Mapleshade Records sells a power strip/conditioner which does not degrade sound quality, quite the opposite in my experience. There is also an option to protect from surge which is stated to barely reduce performance.
Into the adjacent AC outlet and any unused outlet in the listening room one can insert micro-priced parallel blockers of EMI/RFI called Flying Saucer (strangely named) from Machina Dynamica, to gain even better sound reproduction.
Finally, another very great added sonic improvement results from wrapping Animal Magnetism (another strangely named item from Machina Dynamica) covers around each power cord. As I would say at this point, "the silence is deafening." The quiet black background then allows a truly beautiful clarity, letting the best qualities of your gear shine through.
These ideas are quite low priced, without any impressive outward physical appearance to suggest the great benefits which are heard.
07-13-14: Ivan_nosniborJohn ("Ivan"), and I say this with respect (given the many knowledgeable and helpful posts you've made in the past), none of this is true. Degradation in performance that may occur as a result of AC voltage that is too high or too low does not occur because "more noise slips past the cancellation circuits." It occurs mainly as a consequence of the voltage change itself. And regenerators certainly do dramatically reduce noise (and distortion as well) on the incoming AC, although of course not to an infinite degree.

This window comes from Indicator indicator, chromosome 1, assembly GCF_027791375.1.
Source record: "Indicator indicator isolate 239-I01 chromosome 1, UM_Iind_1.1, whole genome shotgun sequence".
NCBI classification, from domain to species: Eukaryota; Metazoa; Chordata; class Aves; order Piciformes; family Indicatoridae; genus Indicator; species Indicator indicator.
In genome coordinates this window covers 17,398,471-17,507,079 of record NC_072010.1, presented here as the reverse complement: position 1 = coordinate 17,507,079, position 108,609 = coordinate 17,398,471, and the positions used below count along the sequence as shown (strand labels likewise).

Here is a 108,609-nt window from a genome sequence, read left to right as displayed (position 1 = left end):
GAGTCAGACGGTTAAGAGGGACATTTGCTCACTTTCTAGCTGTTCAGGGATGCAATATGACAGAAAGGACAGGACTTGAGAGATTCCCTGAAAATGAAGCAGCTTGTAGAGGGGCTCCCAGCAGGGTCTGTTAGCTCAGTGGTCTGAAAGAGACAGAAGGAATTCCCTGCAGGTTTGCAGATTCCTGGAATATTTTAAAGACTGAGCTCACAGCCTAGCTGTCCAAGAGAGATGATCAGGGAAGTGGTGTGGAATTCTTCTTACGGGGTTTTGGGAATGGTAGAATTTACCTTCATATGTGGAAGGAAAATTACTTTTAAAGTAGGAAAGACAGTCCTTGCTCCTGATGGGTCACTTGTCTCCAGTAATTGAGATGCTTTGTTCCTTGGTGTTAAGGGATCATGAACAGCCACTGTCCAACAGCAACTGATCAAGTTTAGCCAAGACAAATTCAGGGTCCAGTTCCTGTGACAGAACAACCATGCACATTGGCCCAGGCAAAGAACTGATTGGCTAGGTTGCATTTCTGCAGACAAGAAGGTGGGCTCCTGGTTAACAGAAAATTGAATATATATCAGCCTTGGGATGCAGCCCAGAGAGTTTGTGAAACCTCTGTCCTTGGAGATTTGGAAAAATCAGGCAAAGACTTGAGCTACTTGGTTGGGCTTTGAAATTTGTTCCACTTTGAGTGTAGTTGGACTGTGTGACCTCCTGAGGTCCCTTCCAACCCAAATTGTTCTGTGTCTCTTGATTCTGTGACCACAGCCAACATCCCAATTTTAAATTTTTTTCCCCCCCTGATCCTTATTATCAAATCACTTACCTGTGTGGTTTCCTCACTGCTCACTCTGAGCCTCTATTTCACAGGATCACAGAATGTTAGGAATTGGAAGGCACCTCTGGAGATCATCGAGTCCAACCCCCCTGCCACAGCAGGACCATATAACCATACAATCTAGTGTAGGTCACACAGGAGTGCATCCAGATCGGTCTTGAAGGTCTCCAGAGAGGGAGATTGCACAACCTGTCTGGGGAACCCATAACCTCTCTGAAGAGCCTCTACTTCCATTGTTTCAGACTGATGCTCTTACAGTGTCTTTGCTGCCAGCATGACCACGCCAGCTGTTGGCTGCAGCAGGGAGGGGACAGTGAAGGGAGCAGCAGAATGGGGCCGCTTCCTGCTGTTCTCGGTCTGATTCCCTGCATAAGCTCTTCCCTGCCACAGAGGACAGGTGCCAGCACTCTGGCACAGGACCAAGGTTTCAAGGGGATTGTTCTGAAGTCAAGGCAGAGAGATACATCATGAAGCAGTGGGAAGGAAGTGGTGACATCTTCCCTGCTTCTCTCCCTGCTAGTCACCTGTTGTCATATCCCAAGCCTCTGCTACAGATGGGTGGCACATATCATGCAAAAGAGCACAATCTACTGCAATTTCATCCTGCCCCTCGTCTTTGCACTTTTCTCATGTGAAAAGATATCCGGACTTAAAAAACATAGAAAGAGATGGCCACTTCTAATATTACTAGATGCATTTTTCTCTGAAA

As far as the OP's question is concerned, you've received several good comments but I'll particularly second the one by ZD. There are way too many variables and unknowns, involving the designs of the specific components in the system; the voltage, noise, and distortion characteristics of the incoming AC; and the designs of whatever power treatment candidates you may consider, for anyone to be able to predict what choice would perform best for you. Not to mention what choice would provide the best tradeoff between performance and price.
Good comments about balanced AC power. My BPT Signature plus 3.5 is rated at 20 amps and my entire system is plugged in. The sound is clearly improved compared to my 20 amp dedicated wall outlets. I've used 3 different power amplifiers(8 watt SET, 40 watt and 100 watt push pull tubes) all are better with balanced AC.
Almarg and Charles, I appreciate your posts...I'm looking further into my source for the info on this...evidently I may have gotten it wrong like you say. (Either the source is wrong or maybe I just interpreted it wrongly...not entirely sure which yet...my apologies, either way, if that's so!). But, thanks again for putting me on to it.